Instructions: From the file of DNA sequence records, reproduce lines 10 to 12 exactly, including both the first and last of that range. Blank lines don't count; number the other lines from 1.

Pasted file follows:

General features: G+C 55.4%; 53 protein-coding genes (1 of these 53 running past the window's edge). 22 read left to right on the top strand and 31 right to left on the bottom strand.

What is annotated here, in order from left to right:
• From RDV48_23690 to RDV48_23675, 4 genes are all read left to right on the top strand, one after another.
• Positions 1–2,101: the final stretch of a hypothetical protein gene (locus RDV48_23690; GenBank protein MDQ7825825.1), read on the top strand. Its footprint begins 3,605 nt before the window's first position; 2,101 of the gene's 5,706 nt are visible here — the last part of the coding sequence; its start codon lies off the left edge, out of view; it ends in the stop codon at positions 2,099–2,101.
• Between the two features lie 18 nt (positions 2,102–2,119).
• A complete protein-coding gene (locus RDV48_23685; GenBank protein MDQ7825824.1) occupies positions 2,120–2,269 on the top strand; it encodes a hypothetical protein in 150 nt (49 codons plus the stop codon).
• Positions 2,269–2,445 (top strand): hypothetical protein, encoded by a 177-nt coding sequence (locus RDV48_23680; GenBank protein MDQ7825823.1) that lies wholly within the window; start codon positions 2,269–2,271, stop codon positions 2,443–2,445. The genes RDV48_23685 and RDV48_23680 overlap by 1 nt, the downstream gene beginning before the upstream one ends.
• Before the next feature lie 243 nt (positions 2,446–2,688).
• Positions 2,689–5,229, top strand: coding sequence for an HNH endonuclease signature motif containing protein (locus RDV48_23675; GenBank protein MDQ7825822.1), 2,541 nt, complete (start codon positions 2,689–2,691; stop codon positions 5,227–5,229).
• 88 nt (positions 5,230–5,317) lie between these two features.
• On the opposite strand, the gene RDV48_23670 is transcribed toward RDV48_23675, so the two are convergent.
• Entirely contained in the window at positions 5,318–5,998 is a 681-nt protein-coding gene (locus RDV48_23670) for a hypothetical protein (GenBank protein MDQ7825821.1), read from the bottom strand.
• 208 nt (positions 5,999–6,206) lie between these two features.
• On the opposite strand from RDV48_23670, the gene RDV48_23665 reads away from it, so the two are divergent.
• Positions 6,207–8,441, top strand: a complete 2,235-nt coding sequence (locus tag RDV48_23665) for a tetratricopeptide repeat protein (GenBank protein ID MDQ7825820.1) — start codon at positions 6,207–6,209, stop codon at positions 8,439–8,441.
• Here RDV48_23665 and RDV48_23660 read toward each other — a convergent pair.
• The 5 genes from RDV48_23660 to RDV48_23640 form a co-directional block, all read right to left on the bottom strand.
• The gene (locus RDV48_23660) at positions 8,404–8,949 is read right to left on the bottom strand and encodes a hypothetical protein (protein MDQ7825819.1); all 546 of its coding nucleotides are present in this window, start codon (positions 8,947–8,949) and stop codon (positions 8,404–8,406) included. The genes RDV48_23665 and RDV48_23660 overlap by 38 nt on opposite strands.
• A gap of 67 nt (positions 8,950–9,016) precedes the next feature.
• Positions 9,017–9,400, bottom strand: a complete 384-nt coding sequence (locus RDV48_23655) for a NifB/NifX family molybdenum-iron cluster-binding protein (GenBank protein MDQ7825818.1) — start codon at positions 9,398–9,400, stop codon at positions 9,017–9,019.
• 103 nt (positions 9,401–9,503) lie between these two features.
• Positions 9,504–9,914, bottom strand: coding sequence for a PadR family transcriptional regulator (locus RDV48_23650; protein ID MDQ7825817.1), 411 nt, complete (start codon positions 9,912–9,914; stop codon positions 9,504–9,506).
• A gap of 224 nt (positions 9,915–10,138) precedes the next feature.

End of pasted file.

• 88 nt (positions 5,230–5,317) lie between these two features.
• On the opposite strand, the gene RDV48_23670 is transcribed toward RDV48_23675, so the two are convergent.
• Entirely contained in the window at positions 5,318–5,998 is a 681-nt protein-coding gene (locus RDV48_23670) for a hypothetical protein (GenBank protein MDQ7825821.1), read from the bottom strand.